Thursday, May 7, 2009

Boston King -- The Relutant African-American Missionary

With an opportunity from his slave master to apprentice as a carpenter, the young slave, Boston King, did not experience an atmosphere in which to learn. The only black apprentice among his peers, he shouldered the blame for lost tools and mistakes around the shop. And when tools, or even nails, were thought to be lost or stolen, young Boston was beaten without mercy by the shop owners to the point he could not work for weeks.

When the news of such beatings reached the ears of Boston’s slave master, he intervened, not because he cared about Boston, but because Boston was his property, and the slave master could not afford for him to be permanently damaged by the shop owner. This intervention was effective, and Boston was able to properly gain knowledge of his trade. However, his slave master would never benefit from his service as a carpenter because Boston fled from his captivity not long after returning to his master.

Boston King ran into the hands of the English Army, who received him gladly and treated him humanely in the face of the American Revolution. He, along with his comrades, was infected with smallpox. He had to be removed a mile from the camp and could no longer march with the British Army.

Through miraculous provision and a Godly relief worker, Boston eventually recovered from his affliction. Not long after this, his wife became the first convert of the great orator, Moses Wilkinson. Her conversion was so dramatic that Boston’s heart became troubled. One could only imagine what went through his mind. Perhaps it was a dream that he had as a child:

When [I was] 12 years old, it pleased God to alarm me by a remarkable dream. At midday, when the cattle went under the shade of the trees, I dreamt that the world was on fire, and that I saw the supreme Judge defend on His great white Throne. I saw millions of millions of souls; some of whom ascended up to heaven; while others were rejected, and fell into the greatest confusion and despair. This dream made such an impression upon my mind, that I refrained from swearing and bad company, and from that time acknowledged that there was a God; but how to serve God I knew not.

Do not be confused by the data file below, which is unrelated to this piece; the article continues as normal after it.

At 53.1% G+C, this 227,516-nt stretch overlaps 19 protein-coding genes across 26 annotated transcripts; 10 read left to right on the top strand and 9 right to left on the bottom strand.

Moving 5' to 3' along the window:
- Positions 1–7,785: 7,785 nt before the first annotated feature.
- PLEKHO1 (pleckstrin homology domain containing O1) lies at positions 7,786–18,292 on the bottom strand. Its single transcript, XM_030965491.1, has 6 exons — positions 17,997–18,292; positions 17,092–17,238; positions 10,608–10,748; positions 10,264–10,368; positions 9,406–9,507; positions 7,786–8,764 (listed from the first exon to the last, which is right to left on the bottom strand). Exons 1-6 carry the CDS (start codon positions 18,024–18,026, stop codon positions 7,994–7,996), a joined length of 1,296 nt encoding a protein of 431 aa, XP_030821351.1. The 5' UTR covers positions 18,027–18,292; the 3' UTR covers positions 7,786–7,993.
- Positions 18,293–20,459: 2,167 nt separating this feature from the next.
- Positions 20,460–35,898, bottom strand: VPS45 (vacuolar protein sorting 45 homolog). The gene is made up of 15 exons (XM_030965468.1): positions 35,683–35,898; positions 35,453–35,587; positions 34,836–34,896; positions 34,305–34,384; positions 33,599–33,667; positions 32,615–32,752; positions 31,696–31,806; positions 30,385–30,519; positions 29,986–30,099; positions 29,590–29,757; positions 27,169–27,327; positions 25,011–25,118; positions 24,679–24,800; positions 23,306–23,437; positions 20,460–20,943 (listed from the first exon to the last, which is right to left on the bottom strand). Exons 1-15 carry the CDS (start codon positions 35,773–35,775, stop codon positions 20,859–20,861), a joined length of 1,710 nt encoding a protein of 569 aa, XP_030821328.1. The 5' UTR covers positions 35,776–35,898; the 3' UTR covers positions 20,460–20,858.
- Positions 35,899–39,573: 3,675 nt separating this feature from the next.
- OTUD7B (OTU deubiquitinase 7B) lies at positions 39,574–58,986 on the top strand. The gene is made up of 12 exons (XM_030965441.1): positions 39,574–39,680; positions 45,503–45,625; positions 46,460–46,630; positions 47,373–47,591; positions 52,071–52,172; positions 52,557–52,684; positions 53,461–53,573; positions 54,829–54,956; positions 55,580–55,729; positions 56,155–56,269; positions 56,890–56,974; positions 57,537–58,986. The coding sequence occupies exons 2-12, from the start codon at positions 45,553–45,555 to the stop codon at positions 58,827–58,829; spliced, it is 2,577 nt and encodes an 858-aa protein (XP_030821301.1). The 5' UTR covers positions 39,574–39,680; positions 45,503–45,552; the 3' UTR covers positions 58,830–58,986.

His lack of knowledge did not last forever. Soon after his wife’s conversion, God dealt powerfully with Boston King, but King began to resist God’s dealing and fell into doubt and depression. Then one day, God began to speak to him.

I continued in prayer about half and hour, when the Lord…spoke to my heart, “Peace be unto thee.” All my doubts and fears vanished away: I saw, but faith, heaven opened to my view; and Christ and His holy angels rejoicing over me. I was now enabled to believe in the name of Jesus, and my Soul was dissolved into love. Everything appeared to me in a different light to what they did before; and loved every living creature upon the face of the earth. I could truly say, I was now becoming a new creature. All tormenting and slavish fear, and all the guilt and weight of sin were done away. I was so exceedingly blessed, that I could no longer conceal my happiness, but went to my brethren and told them what the Lord had done for my soul.

Soon after this miraculous experience, Boston began to experience a burden for the lost. He gave his life to serving God and soon became one of the most influential missionaries to Africa. He was one of the first black Americans to leave America and travel to Africa to preach the gospel.

Boston King’s life was one of supernatural communication with God. Although, like all of us, he faced doubts and fears, his conversations with God included not only talking, but also listening. Because he listened, his impact crossed the natural borders of oceans and touched the lives of lost human beings.

God Has Soul
Published by Honor Books 2004
Pages 48-50

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